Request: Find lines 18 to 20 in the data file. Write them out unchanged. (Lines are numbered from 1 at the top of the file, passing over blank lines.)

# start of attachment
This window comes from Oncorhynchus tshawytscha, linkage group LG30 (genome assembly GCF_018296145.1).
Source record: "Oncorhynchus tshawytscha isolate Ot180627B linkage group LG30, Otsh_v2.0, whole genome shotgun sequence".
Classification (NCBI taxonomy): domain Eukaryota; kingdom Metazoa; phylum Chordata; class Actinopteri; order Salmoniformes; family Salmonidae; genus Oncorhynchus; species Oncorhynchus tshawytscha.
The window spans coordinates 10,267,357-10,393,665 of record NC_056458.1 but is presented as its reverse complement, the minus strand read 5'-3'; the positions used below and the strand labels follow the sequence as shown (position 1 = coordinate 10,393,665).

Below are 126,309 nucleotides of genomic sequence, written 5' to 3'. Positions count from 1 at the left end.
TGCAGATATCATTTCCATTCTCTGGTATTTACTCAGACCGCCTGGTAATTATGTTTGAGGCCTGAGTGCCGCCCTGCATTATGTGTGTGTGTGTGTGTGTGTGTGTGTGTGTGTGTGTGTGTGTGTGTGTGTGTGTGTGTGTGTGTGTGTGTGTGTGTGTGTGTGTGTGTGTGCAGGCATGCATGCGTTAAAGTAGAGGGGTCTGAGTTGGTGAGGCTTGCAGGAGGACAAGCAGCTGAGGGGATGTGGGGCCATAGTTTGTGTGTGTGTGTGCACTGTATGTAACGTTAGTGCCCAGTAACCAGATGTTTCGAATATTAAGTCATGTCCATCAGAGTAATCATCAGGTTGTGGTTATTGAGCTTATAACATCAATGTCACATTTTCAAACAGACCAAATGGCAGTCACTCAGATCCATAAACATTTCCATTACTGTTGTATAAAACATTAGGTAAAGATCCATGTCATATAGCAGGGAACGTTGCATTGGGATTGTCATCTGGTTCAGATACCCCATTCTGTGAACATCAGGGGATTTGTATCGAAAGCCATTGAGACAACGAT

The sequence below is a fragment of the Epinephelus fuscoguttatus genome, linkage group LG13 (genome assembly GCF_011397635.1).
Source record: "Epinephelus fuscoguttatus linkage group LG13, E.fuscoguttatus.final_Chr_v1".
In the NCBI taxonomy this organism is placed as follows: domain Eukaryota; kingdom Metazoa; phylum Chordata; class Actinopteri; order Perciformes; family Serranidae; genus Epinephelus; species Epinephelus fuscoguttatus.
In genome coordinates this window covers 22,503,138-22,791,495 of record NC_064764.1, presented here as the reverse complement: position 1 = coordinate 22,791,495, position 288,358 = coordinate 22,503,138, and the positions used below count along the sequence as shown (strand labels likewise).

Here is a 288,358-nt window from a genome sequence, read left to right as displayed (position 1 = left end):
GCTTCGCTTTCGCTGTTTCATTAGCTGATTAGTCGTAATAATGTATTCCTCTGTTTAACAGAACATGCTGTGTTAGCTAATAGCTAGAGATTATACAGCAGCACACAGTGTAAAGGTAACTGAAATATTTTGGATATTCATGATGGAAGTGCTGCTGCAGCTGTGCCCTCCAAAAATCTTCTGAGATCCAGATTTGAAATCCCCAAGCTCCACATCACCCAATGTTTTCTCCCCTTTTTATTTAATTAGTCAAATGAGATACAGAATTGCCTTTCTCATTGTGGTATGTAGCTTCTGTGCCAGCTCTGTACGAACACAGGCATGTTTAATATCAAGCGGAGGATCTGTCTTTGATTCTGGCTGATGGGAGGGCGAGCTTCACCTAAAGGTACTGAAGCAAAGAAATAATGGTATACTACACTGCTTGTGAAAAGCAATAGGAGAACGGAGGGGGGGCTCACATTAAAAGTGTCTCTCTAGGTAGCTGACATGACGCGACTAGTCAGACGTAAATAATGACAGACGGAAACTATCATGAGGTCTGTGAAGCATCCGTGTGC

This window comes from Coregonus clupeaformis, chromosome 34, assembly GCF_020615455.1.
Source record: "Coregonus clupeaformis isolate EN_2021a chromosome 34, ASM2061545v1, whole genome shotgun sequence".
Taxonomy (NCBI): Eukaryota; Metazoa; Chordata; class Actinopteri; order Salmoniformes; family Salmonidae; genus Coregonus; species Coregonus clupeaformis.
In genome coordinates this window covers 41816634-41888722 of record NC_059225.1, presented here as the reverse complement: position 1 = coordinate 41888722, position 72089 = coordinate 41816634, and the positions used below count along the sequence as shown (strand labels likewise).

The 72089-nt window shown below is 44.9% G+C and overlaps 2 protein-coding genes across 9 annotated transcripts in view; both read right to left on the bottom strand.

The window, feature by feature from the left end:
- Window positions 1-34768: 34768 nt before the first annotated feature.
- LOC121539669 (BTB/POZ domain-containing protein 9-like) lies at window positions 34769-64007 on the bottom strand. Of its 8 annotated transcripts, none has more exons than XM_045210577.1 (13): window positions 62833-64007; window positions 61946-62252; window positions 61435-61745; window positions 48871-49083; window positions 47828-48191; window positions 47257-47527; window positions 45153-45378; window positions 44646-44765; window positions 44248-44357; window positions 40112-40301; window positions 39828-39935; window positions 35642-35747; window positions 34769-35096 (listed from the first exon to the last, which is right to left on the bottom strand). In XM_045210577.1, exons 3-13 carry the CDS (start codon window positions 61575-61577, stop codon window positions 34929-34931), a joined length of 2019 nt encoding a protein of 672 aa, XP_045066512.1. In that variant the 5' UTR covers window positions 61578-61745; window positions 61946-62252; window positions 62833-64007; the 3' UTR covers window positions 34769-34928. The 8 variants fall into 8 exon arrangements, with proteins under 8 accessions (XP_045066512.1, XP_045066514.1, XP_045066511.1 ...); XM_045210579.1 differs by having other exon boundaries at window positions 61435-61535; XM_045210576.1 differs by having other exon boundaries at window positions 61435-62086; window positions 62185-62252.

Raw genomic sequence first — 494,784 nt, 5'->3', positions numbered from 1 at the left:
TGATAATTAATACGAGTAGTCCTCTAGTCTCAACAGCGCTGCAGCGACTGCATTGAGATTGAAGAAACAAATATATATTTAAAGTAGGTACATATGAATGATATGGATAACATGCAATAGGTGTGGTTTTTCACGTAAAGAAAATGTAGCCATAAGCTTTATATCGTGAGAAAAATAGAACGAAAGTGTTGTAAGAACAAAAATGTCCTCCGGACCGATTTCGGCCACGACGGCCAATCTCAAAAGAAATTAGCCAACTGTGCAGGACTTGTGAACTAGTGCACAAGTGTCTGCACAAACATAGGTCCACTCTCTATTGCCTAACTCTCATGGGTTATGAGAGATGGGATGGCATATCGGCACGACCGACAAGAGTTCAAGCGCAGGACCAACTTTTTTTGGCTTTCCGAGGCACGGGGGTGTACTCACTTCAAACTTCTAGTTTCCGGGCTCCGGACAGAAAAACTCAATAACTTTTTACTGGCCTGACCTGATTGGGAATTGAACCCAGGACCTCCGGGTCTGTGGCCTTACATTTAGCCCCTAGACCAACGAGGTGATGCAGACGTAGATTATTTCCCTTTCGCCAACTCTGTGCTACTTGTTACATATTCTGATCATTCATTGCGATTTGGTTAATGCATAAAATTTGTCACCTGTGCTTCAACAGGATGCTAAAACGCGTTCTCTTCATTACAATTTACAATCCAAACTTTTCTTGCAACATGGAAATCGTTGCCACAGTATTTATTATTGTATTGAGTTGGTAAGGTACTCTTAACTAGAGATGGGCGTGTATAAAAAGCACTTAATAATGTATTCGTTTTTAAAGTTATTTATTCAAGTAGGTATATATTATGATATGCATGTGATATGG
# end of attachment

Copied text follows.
The window, feature by feature from the left end:
- Window positions 1-34768: 34768 nt before the first annotated feature.
- LOC121539669 (BTB/POZ domain-containing protein 9-like) lies at window positions 34769-64007 on the bottom strand. Of its 8 annotated transcripts, none has more exons than XM_045210577.1 (13): window positions 62833-64007; window positions 61946-62252; window positions 61435-61745; window positions 48871-49083; window positions 47828-48191; window positions 47257-47527; window positions 45153-45378; window positions 44646-44765; window positions 44248-44357; window positions 40112-40301; window positions 39828-39935; window positions 35642-35747; window positions 34769-35096 (listed from the first exon to the last, which is right to left on the bottom strand). In XM_045210577.1, exons 3-13 carry the CDS (start codon window positions 61575-61577, stop codon window positions 34929-34931), a joined length of 2019 nt encoding a protein of 672 aa, XP_045066512.1. In that variant the 5' UTR covers window positions 61578-61745; window positions 61946-62252; window positions 62833-64007; the 3' UTR covers window positions 34769-34928. The 8 variants fall into 8 exon arrangements, with proteins under 8 accessions (XP_045066512.1, XP_045066514.1, XP_045066511.1 ...); XM_045210579.1 differs by having other exon boundaries at window positions 61435-61535; XM_045210576.1 differs by having other exon boundaries at window positions 61435-62086; window positions 62185-62252.